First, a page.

One of the things I loved most about volunteering was listening to the stories people told. My Japanese was more than a little rusty after six-ish years of disuse, so it took me a while to get back into conversing. But because I understood better than I could speak, I spent a lot of time listening. Using context clues, body language, and watching other peoples’ responses, I could even often glean most of what speakers of regional dialects and elderly people were saying– which is always a challenge.
Most of the stories we heard were terribly, terribly sad. Beyond the destruction in its strange half slate-wiped-clean state, the stories were what weighed heavy on my heart. No matter how quickly the debris is cleared, it will be a long time before these people are healed.
This post has a lot of stories to go along with pictures, and I’ve paired each snippet with a corresponding photo as a caption. I’ll leave it at that and let the pictures and captions do the rest of the talking. This is the last of my tsunami photos… I’ll be sharing a couple from my second hometown, Tokyo, after this, and an engagement session I photographed with an ex-pat Seattlite couple there. If these photos or the stories therein touched you, please share this post, and the photos in Part One.
The center of the damage in Ishinomaki City, where the huge wave blasted through buildings along the coast
An elementary school opposite the coast in Ishinomaki city, which was destroyed by the tsunami and burned by oil that leaked from a tanker swept inland. Students were safely evacuated before the wave hit.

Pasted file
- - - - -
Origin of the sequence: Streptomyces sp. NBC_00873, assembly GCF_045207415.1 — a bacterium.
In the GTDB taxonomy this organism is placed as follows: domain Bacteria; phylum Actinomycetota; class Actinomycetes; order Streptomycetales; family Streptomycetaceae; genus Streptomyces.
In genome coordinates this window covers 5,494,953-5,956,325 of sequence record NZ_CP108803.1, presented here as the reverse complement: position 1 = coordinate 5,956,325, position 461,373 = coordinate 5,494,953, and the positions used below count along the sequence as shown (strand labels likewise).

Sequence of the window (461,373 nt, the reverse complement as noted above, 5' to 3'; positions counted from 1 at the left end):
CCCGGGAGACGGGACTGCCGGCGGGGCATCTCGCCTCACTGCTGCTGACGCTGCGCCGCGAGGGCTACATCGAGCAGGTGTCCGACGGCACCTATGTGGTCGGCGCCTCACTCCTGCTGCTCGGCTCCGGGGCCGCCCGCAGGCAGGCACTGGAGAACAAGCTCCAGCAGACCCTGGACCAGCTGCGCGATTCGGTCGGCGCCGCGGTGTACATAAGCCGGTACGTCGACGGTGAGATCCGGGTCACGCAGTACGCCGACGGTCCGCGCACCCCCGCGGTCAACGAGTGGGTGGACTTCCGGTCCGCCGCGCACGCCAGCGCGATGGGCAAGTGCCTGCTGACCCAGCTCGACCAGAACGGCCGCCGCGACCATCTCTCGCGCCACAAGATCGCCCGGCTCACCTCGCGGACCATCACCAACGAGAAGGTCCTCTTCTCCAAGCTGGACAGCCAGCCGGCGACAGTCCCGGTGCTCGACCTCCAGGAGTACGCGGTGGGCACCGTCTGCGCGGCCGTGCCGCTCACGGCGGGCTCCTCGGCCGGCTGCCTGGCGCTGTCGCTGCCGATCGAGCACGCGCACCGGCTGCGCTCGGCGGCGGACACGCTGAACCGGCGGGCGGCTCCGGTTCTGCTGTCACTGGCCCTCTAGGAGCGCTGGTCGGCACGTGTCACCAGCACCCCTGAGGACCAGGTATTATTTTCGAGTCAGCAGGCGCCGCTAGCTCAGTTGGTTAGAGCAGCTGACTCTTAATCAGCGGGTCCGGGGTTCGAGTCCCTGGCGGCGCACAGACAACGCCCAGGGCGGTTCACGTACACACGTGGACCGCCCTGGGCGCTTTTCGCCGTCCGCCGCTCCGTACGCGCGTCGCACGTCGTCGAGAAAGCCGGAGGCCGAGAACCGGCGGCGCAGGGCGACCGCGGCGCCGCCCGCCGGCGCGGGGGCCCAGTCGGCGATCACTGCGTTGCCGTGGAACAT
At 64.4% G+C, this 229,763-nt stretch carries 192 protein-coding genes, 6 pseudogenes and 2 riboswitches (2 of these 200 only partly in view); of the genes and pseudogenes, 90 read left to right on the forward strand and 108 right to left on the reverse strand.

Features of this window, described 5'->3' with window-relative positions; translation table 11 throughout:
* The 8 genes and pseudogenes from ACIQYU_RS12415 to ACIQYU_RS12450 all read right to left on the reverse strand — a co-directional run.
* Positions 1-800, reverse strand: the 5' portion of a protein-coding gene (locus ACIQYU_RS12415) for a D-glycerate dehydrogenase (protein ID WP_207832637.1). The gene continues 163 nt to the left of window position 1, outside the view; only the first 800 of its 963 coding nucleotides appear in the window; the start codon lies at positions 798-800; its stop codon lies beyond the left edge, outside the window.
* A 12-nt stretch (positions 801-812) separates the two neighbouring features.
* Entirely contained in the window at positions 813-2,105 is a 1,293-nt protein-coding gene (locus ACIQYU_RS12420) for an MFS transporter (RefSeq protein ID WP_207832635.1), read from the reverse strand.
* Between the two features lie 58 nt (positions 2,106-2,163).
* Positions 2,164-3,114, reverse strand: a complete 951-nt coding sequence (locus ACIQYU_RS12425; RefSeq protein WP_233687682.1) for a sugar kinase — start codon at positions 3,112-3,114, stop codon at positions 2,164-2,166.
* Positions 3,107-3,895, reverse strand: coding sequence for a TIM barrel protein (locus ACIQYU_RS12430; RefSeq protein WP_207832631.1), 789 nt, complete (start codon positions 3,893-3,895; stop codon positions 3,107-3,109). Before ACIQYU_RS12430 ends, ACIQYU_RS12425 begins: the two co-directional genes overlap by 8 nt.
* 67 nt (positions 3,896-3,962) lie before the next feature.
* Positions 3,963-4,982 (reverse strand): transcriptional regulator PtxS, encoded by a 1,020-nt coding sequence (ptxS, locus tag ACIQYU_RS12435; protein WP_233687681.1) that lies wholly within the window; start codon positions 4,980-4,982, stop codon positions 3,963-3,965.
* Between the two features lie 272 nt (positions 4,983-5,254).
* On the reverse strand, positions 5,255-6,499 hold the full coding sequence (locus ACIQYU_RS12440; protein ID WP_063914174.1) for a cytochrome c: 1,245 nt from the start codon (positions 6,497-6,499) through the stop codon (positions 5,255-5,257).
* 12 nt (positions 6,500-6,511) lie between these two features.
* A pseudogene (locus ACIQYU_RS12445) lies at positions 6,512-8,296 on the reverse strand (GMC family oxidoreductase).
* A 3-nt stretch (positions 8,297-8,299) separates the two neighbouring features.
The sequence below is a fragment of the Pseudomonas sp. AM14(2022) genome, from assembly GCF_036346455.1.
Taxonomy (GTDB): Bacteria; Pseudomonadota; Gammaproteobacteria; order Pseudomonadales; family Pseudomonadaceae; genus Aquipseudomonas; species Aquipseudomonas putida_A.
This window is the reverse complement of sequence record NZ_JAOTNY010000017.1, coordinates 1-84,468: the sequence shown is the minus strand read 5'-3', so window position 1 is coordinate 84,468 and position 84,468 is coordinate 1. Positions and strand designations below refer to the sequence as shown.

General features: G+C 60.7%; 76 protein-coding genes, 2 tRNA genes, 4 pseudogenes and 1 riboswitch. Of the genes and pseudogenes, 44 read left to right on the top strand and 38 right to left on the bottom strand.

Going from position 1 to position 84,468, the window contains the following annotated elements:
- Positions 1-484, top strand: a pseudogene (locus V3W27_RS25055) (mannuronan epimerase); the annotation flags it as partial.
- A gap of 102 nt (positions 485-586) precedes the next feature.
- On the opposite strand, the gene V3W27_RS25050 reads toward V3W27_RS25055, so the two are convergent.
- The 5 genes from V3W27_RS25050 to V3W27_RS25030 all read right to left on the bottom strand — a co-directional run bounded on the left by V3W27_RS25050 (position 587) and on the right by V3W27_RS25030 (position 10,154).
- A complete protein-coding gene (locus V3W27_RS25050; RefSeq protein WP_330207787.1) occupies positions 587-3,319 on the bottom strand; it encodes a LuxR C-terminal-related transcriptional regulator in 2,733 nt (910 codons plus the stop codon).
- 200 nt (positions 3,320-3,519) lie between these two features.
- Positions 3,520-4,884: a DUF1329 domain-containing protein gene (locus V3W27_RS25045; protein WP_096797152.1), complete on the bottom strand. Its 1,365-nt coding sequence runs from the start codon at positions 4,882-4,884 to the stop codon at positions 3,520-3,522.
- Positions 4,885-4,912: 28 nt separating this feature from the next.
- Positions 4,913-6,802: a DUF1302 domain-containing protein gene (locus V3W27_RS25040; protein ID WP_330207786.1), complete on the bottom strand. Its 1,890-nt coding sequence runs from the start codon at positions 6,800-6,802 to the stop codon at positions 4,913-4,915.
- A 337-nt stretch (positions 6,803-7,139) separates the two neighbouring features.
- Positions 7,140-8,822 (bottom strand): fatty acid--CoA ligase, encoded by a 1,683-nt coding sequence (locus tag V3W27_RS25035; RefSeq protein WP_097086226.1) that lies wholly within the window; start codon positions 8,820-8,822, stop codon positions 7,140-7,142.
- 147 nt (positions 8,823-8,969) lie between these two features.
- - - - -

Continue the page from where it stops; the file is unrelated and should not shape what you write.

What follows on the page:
A small marina in Onagawa, downhill from temporary tsunami refugee housing. Many residents depended on the fishing industry for income. Now this marina and others are ruined by water and quake damage and cannot support the industry.
Yuria, 4, talks with a volunteer about what happened on the day of the tsunami. She was at daycare and her parents were at work when the wave came and swept up from the marina to destroy her house.
Little Yuria lives in temporary housing with her parents and grandmother. She doesn’t seem traumatized by the events of the past year, even when we walk by the gravel pit that stands where her house once did.
This elderly woman was swept away when the wave hit Onagawa. She survived by swimming in the frigid waters. Now she lives in temporary housing and is making zorii (right) to sell with the other “aunties” and “grandmas”
A lone corporate building stands where there was once a vibrant community. In this area, the wave was funneled inland by hills, causing it to be up to 60 feet high. This building has windows blown out on the top floor.
A tsunami-damaged TESCO gas station. The hillside was washed away by the wave and the September typhoon, which devastated the already damaged area and fragile soil
Left, the devastation in Oshika whaling town from above and, right, earthquake damage to an unrepaired section of road
Led by a local resident, volunteers walk down a washed out beach to survey the tsunami damage